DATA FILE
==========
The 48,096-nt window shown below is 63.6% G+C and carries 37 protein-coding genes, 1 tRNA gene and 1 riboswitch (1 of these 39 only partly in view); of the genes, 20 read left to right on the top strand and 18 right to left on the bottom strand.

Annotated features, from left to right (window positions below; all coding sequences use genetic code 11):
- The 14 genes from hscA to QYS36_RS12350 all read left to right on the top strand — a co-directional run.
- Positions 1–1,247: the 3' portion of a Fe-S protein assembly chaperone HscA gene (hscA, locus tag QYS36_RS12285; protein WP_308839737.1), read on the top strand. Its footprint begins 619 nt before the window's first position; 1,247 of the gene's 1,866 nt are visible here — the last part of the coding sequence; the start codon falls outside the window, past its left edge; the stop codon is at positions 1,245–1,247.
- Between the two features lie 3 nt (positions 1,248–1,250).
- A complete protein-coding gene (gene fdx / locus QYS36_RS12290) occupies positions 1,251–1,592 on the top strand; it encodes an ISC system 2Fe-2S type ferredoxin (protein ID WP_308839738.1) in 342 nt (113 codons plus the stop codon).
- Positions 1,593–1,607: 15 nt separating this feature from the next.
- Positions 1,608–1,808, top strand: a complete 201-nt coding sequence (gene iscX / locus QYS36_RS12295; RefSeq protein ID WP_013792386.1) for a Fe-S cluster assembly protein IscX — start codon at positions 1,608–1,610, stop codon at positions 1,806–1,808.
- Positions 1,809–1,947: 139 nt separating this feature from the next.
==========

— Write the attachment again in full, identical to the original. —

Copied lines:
The 48,096-nt window shown below is 63.6% G+C and carries 37 protein-coding genes, 1 tRNA gene and 1 riboswitch (1 of these 39 only partly in view); of the genes, 20 read left to right on the top strand and 18 right to left on the bottom strand.

Annotated features, from left to right (window positions below; all coding sequences use genetic code 11):
- The 14 genes from hscA to QYS36_RS12350 all read left to right on the top strand — a co-directional run.
- Positions 1–1,247: the 3' portion of a Fe-S protein assembly chaperone HscA gene (hscA, locus tag QYS36_RS12285; protein WP_308839737.1), read on the top strand. Its footprint begins 619 nt before the window's first position; 1,247 of the gene's 1,866 nt are visible here — the last part of the coding sequence; the start codon falls outside the window, past its left edge; the stop codon is at positions 1,245–1,247.
- Between the two features lie 3 nt (positions 1,248–1,250).
- A complete protein-coding gene (gene fdx / locus QYS36_RS12290) occupies positions 1,251–1,592 on the top strand; it encodes an ISC system 2Fe-2S type ferredoxin (protein ID WP_308839738.1) in 342 nt (113 codons plus the stop codon).
- Positions 1,593–1,607: 15 nt separating this feature from the next.
- Positions 1,608–1,808, top strand: a complete 201-nt coding sequence (gene iscX / locus QYS36_RS12295; RefSeq protein ID WP_013792386.1) for a Fe-S cluster assembly protein IscX — start codon at positions 1,608–1,610, stop codon at positions 1,806–1,808.
- Positions 1,809–1,947: 139 nt separating this feature from the next.